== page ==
Zimbabwe - Technical Advisory Mission

At the request of the Ministry of Local Government, Public Works and National Housing of Zimbabwe, UN-SPIDER and the National Office of the United Nations Development Programme in Zimbabwe carried out a Technical Advisory Mission to Zimbabwe from 19 to 23 November 2018 to assess the current and potential use of space-based information in all aspects of disaster management in Zimbabwe. It also aimed to strengthen disaster management efforts in the country – including disaster risk management and emergency response aspects – by providing support in accessing and using space-based information for the full disaster management cycle. 

The mission was led by a programme officer from UN-SPIDER and conducted with the support of experts from the Regional Centre for Mapping of Resources for Development (RCMRD, the UN-SPIDER Regional Support Office in Kenya); from the Stuttgart University of Applied Sciences in Germany and from France. An expert from the Institut des Regions Arides, Tunisia, was consulted remotely.

As part of the mission, the team of experts visited 20 institutions including the Department for Civil Protection of the Ministry of Local Government, Public Works and National Housing, the Ministry of Lands, Agriculture, Water and Climate and Rural Resettlement – AGRITEX, the Ministry of Higher and Tertiary Education, Science and Technology Development, the Ministry of Health and Child Care, the Meteorological Services Department, the Zimbabwe National Water Authority, the SubAqua, Police Special Rescue Unit, the Scientific and Industrial Research and Development Centre, the Zimbabwe Red Cross, the University of Zimbabwe, the Bindura University of Science and Technology, the Higher Life Foundation of EcoNet and the NGO World Vision International. In addition, the mission team held meetings with the UN Resident Coordinator’s Office and with the country offices of UNDP, UNICEF, UNFPA, FAO, and WHO; as well as with the European Commission’s ECHO Mission team.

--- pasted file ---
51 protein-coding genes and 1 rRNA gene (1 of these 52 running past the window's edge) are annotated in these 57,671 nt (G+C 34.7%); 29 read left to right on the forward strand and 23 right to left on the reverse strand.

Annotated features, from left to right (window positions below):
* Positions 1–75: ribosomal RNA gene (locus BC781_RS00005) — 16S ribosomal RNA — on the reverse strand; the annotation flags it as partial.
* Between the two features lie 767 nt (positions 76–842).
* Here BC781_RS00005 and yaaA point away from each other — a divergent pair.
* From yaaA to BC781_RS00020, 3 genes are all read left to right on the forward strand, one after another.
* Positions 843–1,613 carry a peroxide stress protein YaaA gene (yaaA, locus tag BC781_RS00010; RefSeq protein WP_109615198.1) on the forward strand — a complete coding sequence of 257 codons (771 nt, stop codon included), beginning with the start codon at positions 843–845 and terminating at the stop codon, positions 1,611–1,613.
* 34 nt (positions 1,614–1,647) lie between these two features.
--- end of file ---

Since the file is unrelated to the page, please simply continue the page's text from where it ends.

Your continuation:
During the TAM, a one-day national workshop was organized on 22 November 2019. The workshop brought together between 65 and 70 participants, including the members of the TAM team and local stakeholders from ministries, government departments, academia, the private sector and international organizations. A wide variety of subjects were addressed during the workshop, including remote sensing applications for disaster management; availability of online satellite imagery resources and services covering drought, floods or fire monitoring; and the use of weather and climate information. Participants also discussed institutional arrangements, data exchange and sharing policies needed, and best practices in the use of space-based technology in other countries. The event was an occasion for awareness-raising about existing international mechanisms that make satellite information available to support disaster preparedness and emergency response.

Department for Civil Protection of the Ministry of Local Government, Public Works and National Housing Country/Region and the Country Office of UNDP.